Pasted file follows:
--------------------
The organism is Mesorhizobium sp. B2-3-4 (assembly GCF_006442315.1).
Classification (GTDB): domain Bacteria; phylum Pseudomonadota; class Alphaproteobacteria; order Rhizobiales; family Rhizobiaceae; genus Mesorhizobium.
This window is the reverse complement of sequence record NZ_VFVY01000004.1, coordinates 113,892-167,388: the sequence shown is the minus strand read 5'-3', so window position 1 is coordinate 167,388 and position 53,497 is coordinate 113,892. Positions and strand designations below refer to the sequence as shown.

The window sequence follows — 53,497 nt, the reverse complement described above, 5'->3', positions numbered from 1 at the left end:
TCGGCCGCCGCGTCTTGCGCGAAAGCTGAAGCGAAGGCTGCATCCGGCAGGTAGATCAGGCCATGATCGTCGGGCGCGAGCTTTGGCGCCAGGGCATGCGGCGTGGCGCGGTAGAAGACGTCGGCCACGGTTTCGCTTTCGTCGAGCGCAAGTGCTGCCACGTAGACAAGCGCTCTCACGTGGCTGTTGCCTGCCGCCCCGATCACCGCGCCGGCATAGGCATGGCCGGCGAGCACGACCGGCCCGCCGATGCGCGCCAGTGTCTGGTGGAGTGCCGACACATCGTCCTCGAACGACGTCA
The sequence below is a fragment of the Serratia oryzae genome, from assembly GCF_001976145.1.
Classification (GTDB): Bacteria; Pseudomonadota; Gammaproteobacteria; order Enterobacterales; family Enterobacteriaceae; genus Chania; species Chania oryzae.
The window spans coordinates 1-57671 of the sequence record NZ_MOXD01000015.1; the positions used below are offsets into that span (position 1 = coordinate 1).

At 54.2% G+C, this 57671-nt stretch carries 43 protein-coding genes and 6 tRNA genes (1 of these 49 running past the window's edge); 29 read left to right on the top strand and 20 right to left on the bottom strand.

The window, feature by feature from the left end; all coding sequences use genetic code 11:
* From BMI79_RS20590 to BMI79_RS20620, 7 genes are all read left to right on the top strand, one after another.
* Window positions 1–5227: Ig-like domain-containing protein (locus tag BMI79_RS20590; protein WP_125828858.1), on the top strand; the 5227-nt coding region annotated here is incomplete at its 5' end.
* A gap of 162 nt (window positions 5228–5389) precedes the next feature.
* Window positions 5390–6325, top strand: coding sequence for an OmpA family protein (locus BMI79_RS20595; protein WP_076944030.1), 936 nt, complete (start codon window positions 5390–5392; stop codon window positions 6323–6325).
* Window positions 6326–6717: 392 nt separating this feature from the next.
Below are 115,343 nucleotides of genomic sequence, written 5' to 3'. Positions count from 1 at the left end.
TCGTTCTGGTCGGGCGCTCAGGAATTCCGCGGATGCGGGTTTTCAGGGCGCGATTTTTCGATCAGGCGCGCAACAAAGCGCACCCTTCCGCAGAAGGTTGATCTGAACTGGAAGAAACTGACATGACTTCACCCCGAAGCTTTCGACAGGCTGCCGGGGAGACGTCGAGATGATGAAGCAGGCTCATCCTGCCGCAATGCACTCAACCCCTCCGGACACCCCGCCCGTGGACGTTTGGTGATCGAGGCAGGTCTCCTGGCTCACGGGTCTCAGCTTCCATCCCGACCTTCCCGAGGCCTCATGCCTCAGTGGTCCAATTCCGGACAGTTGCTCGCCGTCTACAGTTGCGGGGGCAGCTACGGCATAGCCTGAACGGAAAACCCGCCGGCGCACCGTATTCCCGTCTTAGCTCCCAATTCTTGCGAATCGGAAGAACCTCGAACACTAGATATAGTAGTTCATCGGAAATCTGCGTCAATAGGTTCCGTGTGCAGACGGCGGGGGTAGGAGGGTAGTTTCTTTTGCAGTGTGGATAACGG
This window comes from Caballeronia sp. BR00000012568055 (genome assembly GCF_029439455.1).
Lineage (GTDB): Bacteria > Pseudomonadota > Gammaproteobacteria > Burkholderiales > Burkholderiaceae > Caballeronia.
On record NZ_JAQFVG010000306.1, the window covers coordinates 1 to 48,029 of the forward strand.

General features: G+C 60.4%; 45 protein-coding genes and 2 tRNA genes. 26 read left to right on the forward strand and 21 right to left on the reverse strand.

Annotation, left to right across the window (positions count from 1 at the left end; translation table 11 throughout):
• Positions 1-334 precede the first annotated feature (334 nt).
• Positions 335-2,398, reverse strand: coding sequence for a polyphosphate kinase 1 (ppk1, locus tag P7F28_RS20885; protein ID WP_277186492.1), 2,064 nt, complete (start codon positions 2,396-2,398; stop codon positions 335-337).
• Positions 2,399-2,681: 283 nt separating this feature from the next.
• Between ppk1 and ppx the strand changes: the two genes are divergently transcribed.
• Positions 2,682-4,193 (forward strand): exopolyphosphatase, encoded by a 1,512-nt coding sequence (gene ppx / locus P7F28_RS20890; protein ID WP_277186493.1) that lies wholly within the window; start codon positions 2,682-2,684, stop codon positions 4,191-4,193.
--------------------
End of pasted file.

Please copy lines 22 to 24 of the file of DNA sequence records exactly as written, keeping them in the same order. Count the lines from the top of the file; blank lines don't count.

Annotation, left to right across the window (positions count from 1 at the left end; translation table 11 throughout):
• Positions 1-334 precede the first annotated feature (334 nt).
• Positions 335-2,398, reverse strand: coding sequence for a polyphosphate kinase 1 (ppk1, locus tag P7F28_RS20885; protein ID WP_277186492.1), 2,064 nt, complete (start codon positions 2,396-2,398; stop codon positions 335-337).